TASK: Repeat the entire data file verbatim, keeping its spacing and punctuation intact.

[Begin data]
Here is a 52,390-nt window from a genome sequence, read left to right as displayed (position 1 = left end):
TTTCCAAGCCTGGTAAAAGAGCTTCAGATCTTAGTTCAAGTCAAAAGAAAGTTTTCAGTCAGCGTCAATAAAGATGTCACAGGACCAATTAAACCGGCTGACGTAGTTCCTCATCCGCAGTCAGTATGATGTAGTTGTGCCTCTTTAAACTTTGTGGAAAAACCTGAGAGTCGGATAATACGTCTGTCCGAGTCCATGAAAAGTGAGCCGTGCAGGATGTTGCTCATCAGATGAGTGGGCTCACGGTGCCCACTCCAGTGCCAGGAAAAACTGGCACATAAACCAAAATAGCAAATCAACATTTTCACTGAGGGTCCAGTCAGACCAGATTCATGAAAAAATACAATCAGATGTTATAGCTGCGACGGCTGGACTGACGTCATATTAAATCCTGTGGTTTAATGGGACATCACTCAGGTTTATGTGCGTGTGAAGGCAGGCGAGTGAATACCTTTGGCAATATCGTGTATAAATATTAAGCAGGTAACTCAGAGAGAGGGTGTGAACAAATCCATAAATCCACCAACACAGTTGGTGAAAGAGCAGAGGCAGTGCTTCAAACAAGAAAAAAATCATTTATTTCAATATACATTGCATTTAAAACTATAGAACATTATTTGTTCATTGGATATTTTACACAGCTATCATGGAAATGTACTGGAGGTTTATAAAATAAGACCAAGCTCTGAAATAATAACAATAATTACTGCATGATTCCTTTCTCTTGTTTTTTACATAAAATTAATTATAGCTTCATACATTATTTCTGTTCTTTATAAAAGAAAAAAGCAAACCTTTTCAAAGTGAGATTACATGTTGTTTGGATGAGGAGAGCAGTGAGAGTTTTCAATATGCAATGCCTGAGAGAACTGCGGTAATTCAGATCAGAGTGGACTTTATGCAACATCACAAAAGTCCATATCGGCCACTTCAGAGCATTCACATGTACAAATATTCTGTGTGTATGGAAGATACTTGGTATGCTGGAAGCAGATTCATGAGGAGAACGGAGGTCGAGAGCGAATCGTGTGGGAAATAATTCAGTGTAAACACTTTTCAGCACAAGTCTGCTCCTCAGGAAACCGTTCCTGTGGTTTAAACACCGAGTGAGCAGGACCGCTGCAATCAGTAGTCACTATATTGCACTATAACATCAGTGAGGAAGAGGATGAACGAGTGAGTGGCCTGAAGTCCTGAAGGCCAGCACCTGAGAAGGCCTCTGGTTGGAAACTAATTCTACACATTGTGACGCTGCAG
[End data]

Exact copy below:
Here is a 52,390-nt window from a genome sequence, read left to right as displayed (position 1 = left end):
TTTCCAAGCCTGGTAAAAGAGCTTCAGATCTTAGTTCAAGTCAAAAGAAAGTTTTCAGTCAGCGTCAATAAAGATGTCACAGGACCAATTAAACCGGCTGACGTAGTTCCTCATCCGCAGTCAGTATGATGTAGTTGTGCCTCTTTAAACTTTGTGGAAAAACCTGAGAGTCGGATAATACGTCTGTCCGAGTCCATGAAAAGTGAGCCGTGCAGGATGTTGCTCATCAGATGAGTGGGCTCACGGTGCCCACTCCAGTGCCAGGAAAAACTGGCACATAAACCAAAATAGCAAATCAACATTTTCACTGAGGGTCCAGTCAGACCAGATTCATGAAAAAATACAATCAGATGTTATAGCTGCGACGGCTGGACTGACGTCATATTAAATCCTGTGGTTTAATGGGACATCACTCAGGTTTATGTGCGTGTGAAGGCAGGCGAGTGAATACCTTTGGCAATATCGTGTATAAATATTAAGCAGGTAACTCAGAGAGAGGGTGTGAACAAATCCATAAATCCACCAACACAGTTGGTGAAAGAGCAGAGGCAGTGCTTCAAACAAGAAAAAAATCATTTATTTCAATATACATTGCATTTAAAACTATAGAACATTATTTGTTCATTGGATATTTTACACAGCTATCATGGAAATGTACTGGAGGTTTATAAAATAAGACCAAGCTCTGAAATAATAACAATAATTACTGCATGATTCCTTTCTCTTGTTTTTTACATAAAATTAATTATAGCTTCATACATTATTTCTGTTCTTTATAAAAGAAAAAAGCAAACCTTTTCAAAGTGAGATTACATGTTGTTTGGATGAGGAGAGCAGTGAGAGTTTTCAATATGCAATGCCTGAGAGAACTGCGGTAATTCAGATCAGAGTGGACTTTATGCAACATCACAAAAGTCCATATCGGCCACTTCAGAGCATTCACATGTACAAATATTCTGTGTGTATGGAAGATACTTGGTATGCTGGAAGCAGATTCATGAGGAGAACGGAGGTCGAGAGCGAATCGTGTGGGAAATAATTCAGTGTAAACACTTTTCAGCACAAGTCTGCTCCTCAGGAAACCGTTCCTGTGGTTTAAACACCGAGTGAGCAGGACCGCTGCAATCAGTAGTCACTATATTGCACTATAACATCAGTGAGGAAGAGGATGAACGAGTGAGTGGCCTGAAGTCCTGAAGGCCAGCACCTGAGAAGGCCTCTGGTTGGAAACTAATTCTACACATTGTGACGCTGCAG